Former teacher Jason Gagnon, BC Law ‘08, agreed, and said, “The course isn’t just for those people considering a career in the law. It teaches that environmental law impacts us all, indeed we interact with it on a daily basis.”
Another value of this course stems from growing opportunities in environmental law practice and relative industries.
Eckoff said that policy will have to be made in coming years to decrease new forms of pollution. Further, Sommer said, “My guess is that companies and corporations will need to hire more environmental lawyers into their in-house counsel’s office to consider possible environmental liabilities of current and future operations.”
In light of the recent election, Roberts said the need for a background in environmental law will increase because of President-elect Barack Obama’s intention to focus on environmental issues on a national scale.
The value of this program to undergrads is matched by its value to the grad students who make it possible. Eckoff, Sommer, Gagnon, and Roberts agreed that engaging with students and having to teach law made them stronger lawyers. Their knowledge was reinforced through teaching, and they were able to pursue their passions for environmental law.
“For me, the semester I spent teaching environmental law was the most rewarding experience I spent at BC Law, and that is saying a great deal,” Gagnon said.

save the date – science networking night 2013
March 12, 2013: Higgins Atrium
What is Science Networking Night? An evening of networking with BC alumni in various science careers. In 2012, we hosted alumni from Cubist Pharmaceuticals, Dana Farber, Children’s Hospital, EBI Consulting, Zoo New England, EPA, BC Bio Labs, and several other organizations. We will send more details and information for students in the spring. For now, please mark your calendars so we can avoid scheduling conflicts with your department.

The Bard Center for Environmental Policy and the Bard MBA in Sustainability are looking for motivated students who are ready to embark on an exciting educational journey. We would be very grateful if you could forward this email to students or recent graduates at your university / college who might enjoy finding out about our pioneering master's degree programs (see below).

Our students come from a variety of academic disciplines, and they bring to Bard a passion about their future role as environmental and business leaders. Interdisciplinary course work, faculty-student mentorships, and professional hands-on experiences provide the platform students need to succeed academically and professionally. Both Bard CEP and Bard MBA offer competitive merit fellowships, project assistantships, and campus employment opportunities for qualified candidates.

Thank you in advance for your help spreading the word to Bard College students interested in graduate school!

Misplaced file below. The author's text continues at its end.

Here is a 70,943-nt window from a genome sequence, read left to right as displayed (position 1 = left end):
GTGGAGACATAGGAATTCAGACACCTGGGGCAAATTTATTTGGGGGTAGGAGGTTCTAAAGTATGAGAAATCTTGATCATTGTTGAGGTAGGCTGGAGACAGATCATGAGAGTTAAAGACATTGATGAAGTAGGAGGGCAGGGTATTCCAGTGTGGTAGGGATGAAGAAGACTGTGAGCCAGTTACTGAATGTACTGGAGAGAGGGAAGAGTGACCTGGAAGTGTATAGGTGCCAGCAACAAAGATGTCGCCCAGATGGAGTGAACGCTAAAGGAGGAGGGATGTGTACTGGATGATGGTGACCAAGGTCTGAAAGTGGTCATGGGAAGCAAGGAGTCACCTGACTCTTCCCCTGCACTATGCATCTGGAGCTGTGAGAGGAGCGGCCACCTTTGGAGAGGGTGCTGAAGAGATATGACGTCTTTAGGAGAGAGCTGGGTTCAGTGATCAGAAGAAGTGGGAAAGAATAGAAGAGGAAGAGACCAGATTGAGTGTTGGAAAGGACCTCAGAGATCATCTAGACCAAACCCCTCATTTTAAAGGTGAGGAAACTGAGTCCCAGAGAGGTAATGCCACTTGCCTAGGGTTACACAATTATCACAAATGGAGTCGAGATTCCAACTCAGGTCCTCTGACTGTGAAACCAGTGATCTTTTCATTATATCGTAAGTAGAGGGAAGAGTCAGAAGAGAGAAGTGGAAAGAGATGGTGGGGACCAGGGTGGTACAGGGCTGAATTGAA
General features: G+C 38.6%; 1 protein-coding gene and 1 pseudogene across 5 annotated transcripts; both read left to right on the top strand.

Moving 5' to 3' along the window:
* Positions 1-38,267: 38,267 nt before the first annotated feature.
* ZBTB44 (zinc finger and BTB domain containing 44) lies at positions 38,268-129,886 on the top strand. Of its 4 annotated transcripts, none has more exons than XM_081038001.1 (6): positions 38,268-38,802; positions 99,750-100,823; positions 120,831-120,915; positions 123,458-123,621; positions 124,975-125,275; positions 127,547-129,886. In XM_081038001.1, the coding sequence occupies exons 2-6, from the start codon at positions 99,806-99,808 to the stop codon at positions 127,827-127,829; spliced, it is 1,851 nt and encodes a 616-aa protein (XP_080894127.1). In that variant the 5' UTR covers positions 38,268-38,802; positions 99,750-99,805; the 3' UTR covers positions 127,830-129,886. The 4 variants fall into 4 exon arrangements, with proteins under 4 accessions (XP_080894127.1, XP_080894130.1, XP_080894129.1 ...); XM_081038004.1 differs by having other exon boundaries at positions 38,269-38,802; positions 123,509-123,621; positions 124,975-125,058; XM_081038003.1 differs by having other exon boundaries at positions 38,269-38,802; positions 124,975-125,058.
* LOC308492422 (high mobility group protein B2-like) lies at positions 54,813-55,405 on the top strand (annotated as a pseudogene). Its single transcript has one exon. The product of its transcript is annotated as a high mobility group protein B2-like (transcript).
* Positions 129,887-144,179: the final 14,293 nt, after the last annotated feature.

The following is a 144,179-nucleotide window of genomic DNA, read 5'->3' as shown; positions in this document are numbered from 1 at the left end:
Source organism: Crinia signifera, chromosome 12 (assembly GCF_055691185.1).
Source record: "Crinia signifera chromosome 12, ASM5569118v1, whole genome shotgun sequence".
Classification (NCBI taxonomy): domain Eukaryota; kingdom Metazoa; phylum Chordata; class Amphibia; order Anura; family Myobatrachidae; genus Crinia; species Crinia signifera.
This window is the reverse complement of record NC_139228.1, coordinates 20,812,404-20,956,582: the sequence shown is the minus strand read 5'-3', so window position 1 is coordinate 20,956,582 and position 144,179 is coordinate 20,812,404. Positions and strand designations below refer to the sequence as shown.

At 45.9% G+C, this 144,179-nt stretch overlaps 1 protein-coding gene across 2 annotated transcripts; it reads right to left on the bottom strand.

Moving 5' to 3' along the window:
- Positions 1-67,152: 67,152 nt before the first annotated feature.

With Graditude,
Molly Williams and Katie Van Sant
Bard Graduate Programs in  Sustainability

The Bard MBA in Sustainability focuses on the business case for sustainability. We train students to see how firms can integrate economic, environmental, and social objectives, the triple bottom line, to create successful businesses that build a more sustainable world. Graduates of the Bard MBA Program will transform existing companies, start their own businesses, and pioneer new ways of operating that meet human needs, while protecting and restoring the earth’s natural systems. The Bard MBA is a low-residency program structured around “weekend intensives” with regular online instruction between these residencies. Five of these intensives are held each term: four in the heart of New York City and one in the Hudson Valley. Residencies take place over four days, beginning Friday morning, and ending Monday afternoon.

Contact: Katie Van Sant MS '07
Phone: 845-758-7388
Application Due Dates: Early: January 15, 2013; Regular: March 15, 2013; Final: May 15, 2013

The Bard Center for Environmental Policy believes that to solve environmental challenges and achieve sustainability in our institutions and in society, government and business policies must be grounded in the best available science. Bard CEP’s cohort-based program and intensive, campus-based, first-year curriculum require students to synthesize information from a range of disciplines and sources. The emphasis on science-based policy enables students to progress from knowledge of the issues to the formulation of feasible, effective policy responses. Distinctive program features include a modular approach to course work; close student-faculty interaction; professional internships; practical training in geographic information systems (GIS), statistics, leadership, and communication strategies; and research opportunities created to fit student interests.

Contact: Molly Williams MS '08
Phone: 845-758-7071
Application Due Date: Early: January 15, 2013; Regular: March 15, 2013; Final: May 15, 2013

Students as Catalysts for Large Landscape Conservation
Colby College
March 1, 2013

The Environmental Studies Program at Colby College, in conjunction with partner universities, colleges, and research institutions, is hosting a conference on March 1, 2013 in Waterville, Maine, that will focus on students as catalysts for large landscape conservation.

This conference will provide students, practitioners, and scholars with the opportunity to network with, and learn from, peers and leading experts from North America and beyond working in the field of large landscape conservation.

One feature of the conference will be a conservation innovation contest for students. Undergraduate and graduate students are invited to submit essays or creative contributions, such as videos. Authors of winning contributions will receive travel reimbursements to attend the conference up to $500.  One essay will be considered for inclusion in a forthcoming book on large landscape conservation to be published by the Lincoln Institute of Land Policy.  Additional essays will be considered for publication in an issue of an international conservation journal. Students unable to attend the conference are encouraged to attend via web conferencing.

The organizers also are soliciting student posters for display and presentation at the conference. These posters will not be considered as part of the conservation innovation contest for students.